Investing in wine is a risky affair, often driven as much by the heart as by the head. Similarly, buying second or third tier Bordeaux properties may not necessarily be the best business proposition available in the wide world of commerce. Global competition for thirsty oenophiles is fierce, and transforming sleepy family-run businesses to consistently produce quality wine is a certain challenge. Will the new owners be happy with their new purchases? As with the drink itself, perhaps only time will tell.

Saturday, May 11, 2013
Wine Unfit Even for Pandas

Thanks, but I prefer bamboo.

As reported in this Jing Daily article, outrage has erupted over efforts by some unenlightened individuals to grow vineyards in panda habitats in Sichuan province. The enterprise isn’t simply morally repugnant, it’s folly. Adding insult to injury to the furry creatures, the expected wine quality is expected at best to be only as good as the other tipple that currently comes out of China – that is, mediocre. Chances are, even the resident panda won’t be “bamboo-zled” (sorry) into consuming the stuff.
Producing premium wine is a herculean effort. Good climate has to be matched with the right terrain. Vine rootstock needs to be of a proper age and given time to marry with the soil. Fruit yields need to be assiduously managed, bearing in mind the cardinal principle that quantity and quality are inversely correlated. The remaining berries need to be lovingly looked after, day in and out. The process requires focus, energy and money. And that’s just to produce the grapes, not to mention convert them into international-quality wine. No one in China has yet come close to getting it right. Asking the panda to chip in by contributing their land is not likely going to change that circumstance.

Friday, April 5, 2013

Still a Bulli Market in Hong Kong

The wave of “molecular cooking” as inspired by Ferran Adria’s El Bulli restaurant (closed in July 2011) may have crested in favor of local-sourced cooking. However, enthusiasm for Adria’s innovations seems alive and well if judged by the results of a Sotheby’s auction held in Hong Kong this past week. The event was aimed at raising money for his El Bulli Foundation – a culinary think tank (“sink” tank?) aimed at promoting creativity in food. Proceeds totaled US$1.8 million, or 50% more than the high end of the estimated price range. Mr. Adria was decidedly happy with the result, and is looking forward to a similar auction event to be held in New York on April 26.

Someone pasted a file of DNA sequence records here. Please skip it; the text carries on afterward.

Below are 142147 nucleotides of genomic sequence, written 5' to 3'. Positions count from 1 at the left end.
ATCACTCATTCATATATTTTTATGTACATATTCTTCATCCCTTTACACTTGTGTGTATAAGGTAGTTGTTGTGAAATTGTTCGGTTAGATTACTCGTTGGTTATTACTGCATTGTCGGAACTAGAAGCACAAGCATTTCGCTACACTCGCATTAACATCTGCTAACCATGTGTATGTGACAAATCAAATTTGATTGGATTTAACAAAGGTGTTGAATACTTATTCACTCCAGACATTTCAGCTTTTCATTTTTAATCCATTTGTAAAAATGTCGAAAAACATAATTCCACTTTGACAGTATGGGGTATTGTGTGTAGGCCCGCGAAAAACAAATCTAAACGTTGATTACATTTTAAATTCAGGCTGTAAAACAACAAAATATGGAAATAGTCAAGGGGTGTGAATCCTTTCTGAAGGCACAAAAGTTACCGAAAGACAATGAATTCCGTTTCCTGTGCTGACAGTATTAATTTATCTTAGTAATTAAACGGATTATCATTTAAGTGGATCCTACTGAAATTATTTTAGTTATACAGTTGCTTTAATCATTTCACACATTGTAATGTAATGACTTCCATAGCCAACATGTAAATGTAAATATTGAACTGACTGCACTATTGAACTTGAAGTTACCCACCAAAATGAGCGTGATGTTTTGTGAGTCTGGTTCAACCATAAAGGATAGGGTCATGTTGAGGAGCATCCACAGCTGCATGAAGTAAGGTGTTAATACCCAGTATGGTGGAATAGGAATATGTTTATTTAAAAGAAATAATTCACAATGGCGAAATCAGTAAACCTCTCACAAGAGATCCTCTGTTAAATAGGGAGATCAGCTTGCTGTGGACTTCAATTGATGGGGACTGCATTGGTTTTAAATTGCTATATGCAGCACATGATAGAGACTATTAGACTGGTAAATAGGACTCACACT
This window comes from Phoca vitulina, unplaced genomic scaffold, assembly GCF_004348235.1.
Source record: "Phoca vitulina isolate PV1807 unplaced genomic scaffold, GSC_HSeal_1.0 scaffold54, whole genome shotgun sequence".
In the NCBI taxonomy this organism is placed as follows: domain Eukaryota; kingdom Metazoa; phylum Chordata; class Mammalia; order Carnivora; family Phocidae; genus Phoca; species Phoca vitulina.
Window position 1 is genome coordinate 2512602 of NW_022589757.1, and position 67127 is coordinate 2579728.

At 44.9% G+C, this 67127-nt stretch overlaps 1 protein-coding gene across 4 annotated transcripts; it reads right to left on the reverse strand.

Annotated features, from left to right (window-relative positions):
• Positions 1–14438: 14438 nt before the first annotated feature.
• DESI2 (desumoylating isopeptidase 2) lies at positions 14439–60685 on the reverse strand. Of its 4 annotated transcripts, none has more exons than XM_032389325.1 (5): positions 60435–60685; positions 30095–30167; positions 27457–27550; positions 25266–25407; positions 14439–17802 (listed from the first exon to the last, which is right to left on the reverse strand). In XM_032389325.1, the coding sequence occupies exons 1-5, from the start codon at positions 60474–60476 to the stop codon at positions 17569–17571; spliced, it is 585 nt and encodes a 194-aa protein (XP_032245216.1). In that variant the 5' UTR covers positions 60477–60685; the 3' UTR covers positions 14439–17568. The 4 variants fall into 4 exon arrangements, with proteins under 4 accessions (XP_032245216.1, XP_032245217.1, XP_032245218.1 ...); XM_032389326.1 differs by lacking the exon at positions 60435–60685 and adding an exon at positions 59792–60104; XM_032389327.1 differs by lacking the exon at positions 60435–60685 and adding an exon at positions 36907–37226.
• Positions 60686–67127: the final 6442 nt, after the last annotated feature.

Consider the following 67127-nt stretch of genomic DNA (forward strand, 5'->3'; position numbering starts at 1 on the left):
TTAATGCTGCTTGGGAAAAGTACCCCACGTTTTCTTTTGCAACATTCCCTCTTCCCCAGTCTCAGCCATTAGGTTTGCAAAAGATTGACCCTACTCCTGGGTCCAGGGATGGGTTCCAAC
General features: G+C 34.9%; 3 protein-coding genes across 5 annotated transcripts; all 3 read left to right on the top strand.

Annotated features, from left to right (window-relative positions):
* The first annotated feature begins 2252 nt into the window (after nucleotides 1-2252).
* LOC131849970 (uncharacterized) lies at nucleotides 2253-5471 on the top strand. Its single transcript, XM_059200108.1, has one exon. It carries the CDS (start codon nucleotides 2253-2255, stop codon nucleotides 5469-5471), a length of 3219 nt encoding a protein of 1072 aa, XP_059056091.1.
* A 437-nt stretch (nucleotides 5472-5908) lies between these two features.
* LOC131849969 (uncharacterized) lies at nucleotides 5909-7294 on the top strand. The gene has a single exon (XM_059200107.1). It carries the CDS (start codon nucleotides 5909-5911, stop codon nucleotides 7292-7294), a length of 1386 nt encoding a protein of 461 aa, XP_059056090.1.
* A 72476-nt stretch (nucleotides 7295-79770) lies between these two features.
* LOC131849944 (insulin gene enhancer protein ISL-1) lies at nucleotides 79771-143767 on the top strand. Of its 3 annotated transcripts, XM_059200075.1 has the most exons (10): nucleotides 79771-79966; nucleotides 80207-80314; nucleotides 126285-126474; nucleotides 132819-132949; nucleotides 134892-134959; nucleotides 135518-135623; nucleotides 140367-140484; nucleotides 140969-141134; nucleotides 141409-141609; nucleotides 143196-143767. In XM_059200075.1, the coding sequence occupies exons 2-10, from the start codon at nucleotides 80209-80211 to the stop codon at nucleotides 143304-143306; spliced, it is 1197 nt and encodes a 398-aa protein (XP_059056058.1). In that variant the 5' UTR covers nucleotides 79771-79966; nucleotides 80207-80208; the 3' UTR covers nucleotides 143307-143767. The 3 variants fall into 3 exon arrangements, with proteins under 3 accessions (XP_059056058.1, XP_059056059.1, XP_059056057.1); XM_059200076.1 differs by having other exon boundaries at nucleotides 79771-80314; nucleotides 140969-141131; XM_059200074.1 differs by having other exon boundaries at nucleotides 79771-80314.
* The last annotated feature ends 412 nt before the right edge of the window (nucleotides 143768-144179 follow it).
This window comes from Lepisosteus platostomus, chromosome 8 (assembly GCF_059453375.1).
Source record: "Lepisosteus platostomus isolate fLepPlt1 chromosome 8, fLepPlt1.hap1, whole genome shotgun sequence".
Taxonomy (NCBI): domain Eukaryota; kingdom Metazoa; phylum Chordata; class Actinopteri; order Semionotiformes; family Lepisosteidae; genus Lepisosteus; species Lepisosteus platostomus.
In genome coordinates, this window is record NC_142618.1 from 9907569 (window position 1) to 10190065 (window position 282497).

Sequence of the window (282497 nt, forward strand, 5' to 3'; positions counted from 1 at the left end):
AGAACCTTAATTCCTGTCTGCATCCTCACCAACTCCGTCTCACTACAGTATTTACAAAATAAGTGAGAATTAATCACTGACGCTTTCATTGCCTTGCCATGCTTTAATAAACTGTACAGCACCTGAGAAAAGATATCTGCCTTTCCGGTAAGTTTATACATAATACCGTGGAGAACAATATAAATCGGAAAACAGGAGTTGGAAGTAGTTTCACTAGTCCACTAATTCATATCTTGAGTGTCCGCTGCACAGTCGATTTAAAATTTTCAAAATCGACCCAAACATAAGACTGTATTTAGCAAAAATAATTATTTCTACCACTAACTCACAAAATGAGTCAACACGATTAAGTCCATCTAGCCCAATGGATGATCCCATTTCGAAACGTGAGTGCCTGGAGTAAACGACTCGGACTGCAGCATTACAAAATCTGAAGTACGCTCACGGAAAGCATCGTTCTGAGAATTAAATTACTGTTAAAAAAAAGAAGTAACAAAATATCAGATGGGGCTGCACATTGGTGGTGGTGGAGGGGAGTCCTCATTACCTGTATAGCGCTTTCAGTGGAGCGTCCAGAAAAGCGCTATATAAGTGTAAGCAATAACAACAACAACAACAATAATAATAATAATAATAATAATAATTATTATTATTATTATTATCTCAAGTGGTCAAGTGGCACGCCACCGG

Items auctioned included 445 batches of wine, restaurant paraphernalia, and a dinner for four with the master himself. As expected from the price-insensitive Hong Kong bidders, there were eye-popping numbers paid. The dinner for four people in Barcelona went for US$28,300. A three-bottle lot of DRC wines went for US$72,200. A six-bottle lot of Vega Sicilia (Spain’s most prized red wine) went for $47,400. There was nothing molecular about those figures...


Saturday, March 30, 2013

Billionaires and their Bottles – A price de-coupling

Billionaires, particularly from China, seem to have had their fill of chasing premium wines to stock their cellars. As shown in this interesting graph linking the price of fine wines (the Liv-Ex index) with the number of billionaires, the historically close correlation de-coupled in 2012. In short, while the number of billionaires continued to rise, fine wine prices fell. Clearly, the price levels that had been reached in 2011 were unsustainable. Furthermore, it’s a general rule that billionaires did not get to their lofty perches on top of the financial world by being fools with their money for long.


Wednesday, March 20, 2013

A Tang of Counterfeit

On second thought, give me back that bottle.

It speaks volumes about Hong Kong’s money culture that the lead story in Tuesday’s South China Morning Post newspaper had to do with a Christie’s auction of fine wine. Naturally, the topic of the article was saucier than most wine stories, since it dealt with former Chief Secretary Henry Tang and suspicions that three of his 809 lots sold over the weekend might be fakes. 
In general, the auction was well-received. The 809 lots of burgundy with vintages ranging from 1949 to 2010 were sold for US$6.2 million, resulting in an average lot value of $7,600. The priciest lot was six magnums (each bottle the equivalent of two “regular” bottles) of 1995 Romanee Conti, which sold for $129,000.
However, with all things Henry Tang these days, the event was not free of controversy. As reported in the lead SCMP article, a US-based lawyer circulated online a detailed allegation that three lots - a Methuselah (a biblical word used to describe an aptly biblical six-liter bottle) of 1971 La Tache, a case of 1978 DRC Montrachet, and a three-bottle lot of 1959 Romanee Conti – were potentially counterfeit. The lawyer cited irregular signature labels, bottle numbering, and seal wax coloration.
For Henry Tang’s part, he went on record saying he had “no reason to doubt their authenticity.” and he and Christie's are standing by their claims of integrity. Nevertheless, the Methuselah was withdrawn from the auction “as a precautionary measure”. The other two lots were sold for quite steamy prices. However, if they are found to indeed be fake, it will be a case for the police to investigate.